One hour, three aerators and some other wine later, it was luscious and rich with mellow tannins.  A touch of chewy leather remained but mostly what was left was dark blue and black fruit covered in dark chocolate.

I can see this wine being an excellent match with a big piece of steak, after some time in the decanter.  If you want to splurge and impress yoru friends by not buying Napa, TRY IT!


Thanks to Rodney Strong for sending me another tasty winter treat!

Speed tasting!

How do you taste 10 wines in 5 minutes?  Or something like that.  It’s the annual wine bloggers conference, and we’re kicking off speed tasting with

Rodney Strong 2009 Reserve Chardonnay from the Russian River Valley



a touch of apricot



lemon drop

O Brother, where fort art thou?

So, you’ve seen my post on the little wine called Rockaway.  This wine is other half of Rodney Strong’s single vineyard high end Cabernet project, called Brothers Ridge
.  This vineyard sits between 400-1030 feet, in the hills above Cloverdale, and while it shares many similarities with Rockaway it is a very different wine and I enjoyed it for different reasons.

I did not use the Eisch glass this time, but I did decant this wine for about an hour before some old friends came to dinner the night before Thanksgiving.  Given that it was a celebration meal, I thought it was the right time to open something special.

This wine is rich rich rich, full of chocolate and coffee, with a hint of leather.  Even before I had it in the decanter, it was smooth and rich and simply lovely.  I tasted dark cherries, ceder, blackberries and cassis.  It was a chewy wine and had hints of beef jerky.  I truly loved this wine, even more than the Rockaway.   Part of it’s allure was the kick of chili pepper at the finish which surprises and delights.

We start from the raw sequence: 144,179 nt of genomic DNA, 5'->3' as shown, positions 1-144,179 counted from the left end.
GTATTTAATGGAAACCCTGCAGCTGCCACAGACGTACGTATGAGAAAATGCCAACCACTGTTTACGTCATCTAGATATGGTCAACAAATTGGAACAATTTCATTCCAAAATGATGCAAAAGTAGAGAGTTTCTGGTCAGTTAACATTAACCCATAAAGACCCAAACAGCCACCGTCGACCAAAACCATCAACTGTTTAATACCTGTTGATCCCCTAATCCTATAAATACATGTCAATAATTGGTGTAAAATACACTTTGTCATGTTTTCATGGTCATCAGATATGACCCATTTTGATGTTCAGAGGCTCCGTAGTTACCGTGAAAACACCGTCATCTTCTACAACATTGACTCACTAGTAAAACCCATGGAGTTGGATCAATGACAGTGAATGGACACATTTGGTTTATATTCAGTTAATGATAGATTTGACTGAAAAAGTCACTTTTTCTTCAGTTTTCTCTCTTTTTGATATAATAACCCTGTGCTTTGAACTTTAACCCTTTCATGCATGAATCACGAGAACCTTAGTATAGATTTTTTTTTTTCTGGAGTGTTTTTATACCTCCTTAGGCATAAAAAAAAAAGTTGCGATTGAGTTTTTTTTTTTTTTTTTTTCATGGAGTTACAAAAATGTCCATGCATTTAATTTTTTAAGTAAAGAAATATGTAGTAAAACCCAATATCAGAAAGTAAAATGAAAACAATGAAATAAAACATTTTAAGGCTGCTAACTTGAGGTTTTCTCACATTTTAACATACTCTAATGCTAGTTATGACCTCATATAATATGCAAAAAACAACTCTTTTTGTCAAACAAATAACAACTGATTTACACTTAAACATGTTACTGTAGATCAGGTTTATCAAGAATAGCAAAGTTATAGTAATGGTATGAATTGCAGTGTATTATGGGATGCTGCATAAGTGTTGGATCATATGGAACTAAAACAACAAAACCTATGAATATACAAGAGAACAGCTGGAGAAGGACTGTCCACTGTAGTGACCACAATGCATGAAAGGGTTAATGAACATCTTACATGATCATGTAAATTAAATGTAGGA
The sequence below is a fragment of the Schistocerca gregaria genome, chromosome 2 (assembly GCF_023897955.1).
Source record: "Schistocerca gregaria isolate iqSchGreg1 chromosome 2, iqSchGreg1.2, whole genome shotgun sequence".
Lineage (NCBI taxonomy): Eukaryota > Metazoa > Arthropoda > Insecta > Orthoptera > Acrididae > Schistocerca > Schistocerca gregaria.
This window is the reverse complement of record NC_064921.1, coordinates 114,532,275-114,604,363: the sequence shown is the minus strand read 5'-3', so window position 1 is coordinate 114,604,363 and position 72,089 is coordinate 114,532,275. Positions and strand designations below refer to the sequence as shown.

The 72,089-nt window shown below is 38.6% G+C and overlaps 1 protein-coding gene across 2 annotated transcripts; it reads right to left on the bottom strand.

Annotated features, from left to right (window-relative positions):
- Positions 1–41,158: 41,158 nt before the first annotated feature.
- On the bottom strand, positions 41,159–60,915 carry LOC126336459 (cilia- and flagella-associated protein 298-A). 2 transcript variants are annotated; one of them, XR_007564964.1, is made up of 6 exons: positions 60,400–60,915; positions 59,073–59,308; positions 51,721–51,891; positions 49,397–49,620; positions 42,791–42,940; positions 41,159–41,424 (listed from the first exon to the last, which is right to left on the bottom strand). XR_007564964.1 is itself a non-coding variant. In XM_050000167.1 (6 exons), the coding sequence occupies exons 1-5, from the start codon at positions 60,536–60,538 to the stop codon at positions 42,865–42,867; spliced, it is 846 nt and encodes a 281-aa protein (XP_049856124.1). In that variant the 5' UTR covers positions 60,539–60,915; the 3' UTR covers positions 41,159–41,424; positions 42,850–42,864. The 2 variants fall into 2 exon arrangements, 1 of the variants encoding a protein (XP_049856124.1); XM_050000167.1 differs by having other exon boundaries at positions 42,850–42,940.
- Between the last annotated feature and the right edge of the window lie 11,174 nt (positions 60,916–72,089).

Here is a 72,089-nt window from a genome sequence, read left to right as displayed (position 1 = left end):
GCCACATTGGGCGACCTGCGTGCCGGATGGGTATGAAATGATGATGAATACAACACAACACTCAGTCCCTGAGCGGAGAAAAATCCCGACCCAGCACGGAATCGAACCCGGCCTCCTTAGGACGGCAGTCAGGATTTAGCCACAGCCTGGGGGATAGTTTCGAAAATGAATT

I especially enjoyed the oak treatment of this wine, as it was subtle and deliciously matured for 22 months in 42% new French Oak, which has a terrific blaance and doesn’t overdo anything.

I would definitely splurge on this wine for a special dinner, but as it’s allocation only you should get in while you still can, and decide if you want to buy it when they release the next round.

Happy drinking!

This wine was provided by Rodney Strong, and as much as I would sometimes like to – I didn’t harm my brother while drinking it.  I also didn’t share, which well, is his bad for not being around :-p



Rockaway baby, in my wine glass